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John Young, Who Led First Space Shuttle Mission, Dies at 87

As Mr. Crippen put it: “It’s rare when an individual comes along that actually personifies his chosen profession, but rare is what John Young is.”After serving as a Navy test pilot, Mr. Young joined NASA in 1962 at the outset of the Gemini program, a bridge between the missions of the original Mercury 7 astronauts and the Apollo program, which sent men to the moon.Mr. Young flew twice in Gemini spaceships, commanded the Apollo mission that preceded Neil Armstrong and Buzz Aldrin’s landing on the lunar surface and later drove a rover vehicle through the moon’s highlands. He closed out his explorations of space by flying on two shuttle missions.PhotoMr. Young aboard Gemini 3 in March 1965 awaiting its launching. It was the first manned mission of the Gemini program. He flew with Gus Grissom, who fired rockets to carry out the first manual change of orbit in a spacecraft.Credit NASAMr. Young had a mischievous side and something of a rebellious streak. He smuggled a corned beef sandwich aboard Gemini 3 to the consternation of NASA officials, who feared that crumbs could have damaged the spacecraft’s systems, though that did not happen.On his flight to the moon, he complained graphically to his fellow crewmen about his flatulence, evidently caused by the potassium-fortified orange juice he was required to drink. […]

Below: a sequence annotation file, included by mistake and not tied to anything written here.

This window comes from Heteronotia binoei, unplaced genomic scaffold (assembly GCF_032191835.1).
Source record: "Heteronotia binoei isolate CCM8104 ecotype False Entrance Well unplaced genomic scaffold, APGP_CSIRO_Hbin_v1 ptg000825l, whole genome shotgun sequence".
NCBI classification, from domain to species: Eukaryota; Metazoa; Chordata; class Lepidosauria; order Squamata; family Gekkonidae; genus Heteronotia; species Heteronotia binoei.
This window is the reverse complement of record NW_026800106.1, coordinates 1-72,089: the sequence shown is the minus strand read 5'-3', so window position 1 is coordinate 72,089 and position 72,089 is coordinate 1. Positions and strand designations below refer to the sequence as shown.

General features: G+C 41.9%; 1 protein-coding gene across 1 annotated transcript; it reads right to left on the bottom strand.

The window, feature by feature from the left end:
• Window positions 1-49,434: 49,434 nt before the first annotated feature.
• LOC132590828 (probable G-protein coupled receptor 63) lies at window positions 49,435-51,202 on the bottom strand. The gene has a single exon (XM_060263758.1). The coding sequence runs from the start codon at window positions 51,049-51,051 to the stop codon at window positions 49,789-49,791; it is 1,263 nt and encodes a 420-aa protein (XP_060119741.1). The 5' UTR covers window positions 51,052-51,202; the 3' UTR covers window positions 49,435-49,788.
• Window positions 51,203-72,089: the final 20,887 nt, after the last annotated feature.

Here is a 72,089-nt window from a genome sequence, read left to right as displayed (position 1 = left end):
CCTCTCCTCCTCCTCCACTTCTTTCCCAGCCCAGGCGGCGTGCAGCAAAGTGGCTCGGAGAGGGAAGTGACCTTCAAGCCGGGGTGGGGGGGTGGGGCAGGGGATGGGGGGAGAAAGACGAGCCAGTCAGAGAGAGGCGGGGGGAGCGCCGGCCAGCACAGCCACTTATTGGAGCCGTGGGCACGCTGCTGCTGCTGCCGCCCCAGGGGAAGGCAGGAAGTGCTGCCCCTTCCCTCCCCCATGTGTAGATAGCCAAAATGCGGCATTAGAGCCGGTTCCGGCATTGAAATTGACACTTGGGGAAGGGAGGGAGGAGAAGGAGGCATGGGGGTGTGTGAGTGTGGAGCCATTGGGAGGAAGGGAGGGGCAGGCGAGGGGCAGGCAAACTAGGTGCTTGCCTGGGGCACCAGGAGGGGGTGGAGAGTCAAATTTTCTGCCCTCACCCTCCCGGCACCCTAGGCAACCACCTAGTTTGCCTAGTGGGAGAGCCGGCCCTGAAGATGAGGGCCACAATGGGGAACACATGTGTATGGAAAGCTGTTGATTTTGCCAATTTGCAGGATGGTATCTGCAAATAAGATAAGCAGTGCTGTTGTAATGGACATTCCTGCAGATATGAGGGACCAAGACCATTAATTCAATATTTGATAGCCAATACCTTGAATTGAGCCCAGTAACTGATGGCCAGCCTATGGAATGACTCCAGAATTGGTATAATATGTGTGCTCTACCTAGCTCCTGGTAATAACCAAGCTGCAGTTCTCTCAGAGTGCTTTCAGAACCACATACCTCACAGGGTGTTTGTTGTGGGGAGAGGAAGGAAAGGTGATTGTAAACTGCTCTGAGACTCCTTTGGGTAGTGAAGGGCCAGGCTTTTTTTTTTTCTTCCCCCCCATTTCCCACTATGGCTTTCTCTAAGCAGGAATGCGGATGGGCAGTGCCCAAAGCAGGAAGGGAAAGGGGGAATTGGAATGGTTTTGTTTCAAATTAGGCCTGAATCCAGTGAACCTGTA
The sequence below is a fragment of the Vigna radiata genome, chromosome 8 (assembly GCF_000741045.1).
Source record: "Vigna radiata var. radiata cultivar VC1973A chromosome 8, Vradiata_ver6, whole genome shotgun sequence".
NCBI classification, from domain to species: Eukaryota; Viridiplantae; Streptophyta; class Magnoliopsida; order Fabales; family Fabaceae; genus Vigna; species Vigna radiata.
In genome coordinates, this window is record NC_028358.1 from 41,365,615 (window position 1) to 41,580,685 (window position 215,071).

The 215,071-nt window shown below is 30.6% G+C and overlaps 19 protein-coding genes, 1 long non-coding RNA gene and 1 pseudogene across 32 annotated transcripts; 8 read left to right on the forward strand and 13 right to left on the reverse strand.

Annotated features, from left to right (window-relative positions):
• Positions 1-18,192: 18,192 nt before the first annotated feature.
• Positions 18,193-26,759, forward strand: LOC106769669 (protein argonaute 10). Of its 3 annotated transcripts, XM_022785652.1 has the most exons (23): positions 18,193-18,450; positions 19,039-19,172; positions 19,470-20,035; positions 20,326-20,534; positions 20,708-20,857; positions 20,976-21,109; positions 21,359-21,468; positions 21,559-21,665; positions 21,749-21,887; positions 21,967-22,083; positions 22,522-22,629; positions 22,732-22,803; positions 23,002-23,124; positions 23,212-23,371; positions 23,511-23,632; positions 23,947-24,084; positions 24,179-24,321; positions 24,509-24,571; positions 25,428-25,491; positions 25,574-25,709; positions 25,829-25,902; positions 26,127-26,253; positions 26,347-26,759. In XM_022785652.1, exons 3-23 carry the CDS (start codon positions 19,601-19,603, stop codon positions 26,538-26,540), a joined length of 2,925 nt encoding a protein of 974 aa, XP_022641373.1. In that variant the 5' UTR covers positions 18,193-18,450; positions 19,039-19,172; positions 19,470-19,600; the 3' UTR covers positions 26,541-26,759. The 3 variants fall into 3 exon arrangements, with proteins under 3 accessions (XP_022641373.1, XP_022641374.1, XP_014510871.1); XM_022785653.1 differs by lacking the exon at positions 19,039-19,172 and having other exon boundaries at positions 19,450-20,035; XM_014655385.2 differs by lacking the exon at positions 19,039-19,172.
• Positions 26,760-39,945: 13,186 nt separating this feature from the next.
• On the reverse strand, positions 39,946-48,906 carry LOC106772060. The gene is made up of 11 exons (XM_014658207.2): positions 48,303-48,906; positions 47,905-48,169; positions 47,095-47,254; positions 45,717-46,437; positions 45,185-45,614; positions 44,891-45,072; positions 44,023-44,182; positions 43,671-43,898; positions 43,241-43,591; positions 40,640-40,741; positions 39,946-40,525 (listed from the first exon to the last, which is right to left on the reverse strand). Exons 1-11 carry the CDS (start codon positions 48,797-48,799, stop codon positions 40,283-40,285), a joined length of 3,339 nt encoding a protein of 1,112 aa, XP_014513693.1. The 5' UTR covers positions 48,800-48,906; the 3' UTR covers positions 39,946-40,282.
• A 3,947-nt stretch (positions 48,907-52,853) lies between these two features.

Space Tourist Richard Garriott to SpaceX Moon Travelers: Get Ready for a ‘Profoundly Life-Changing’ Ride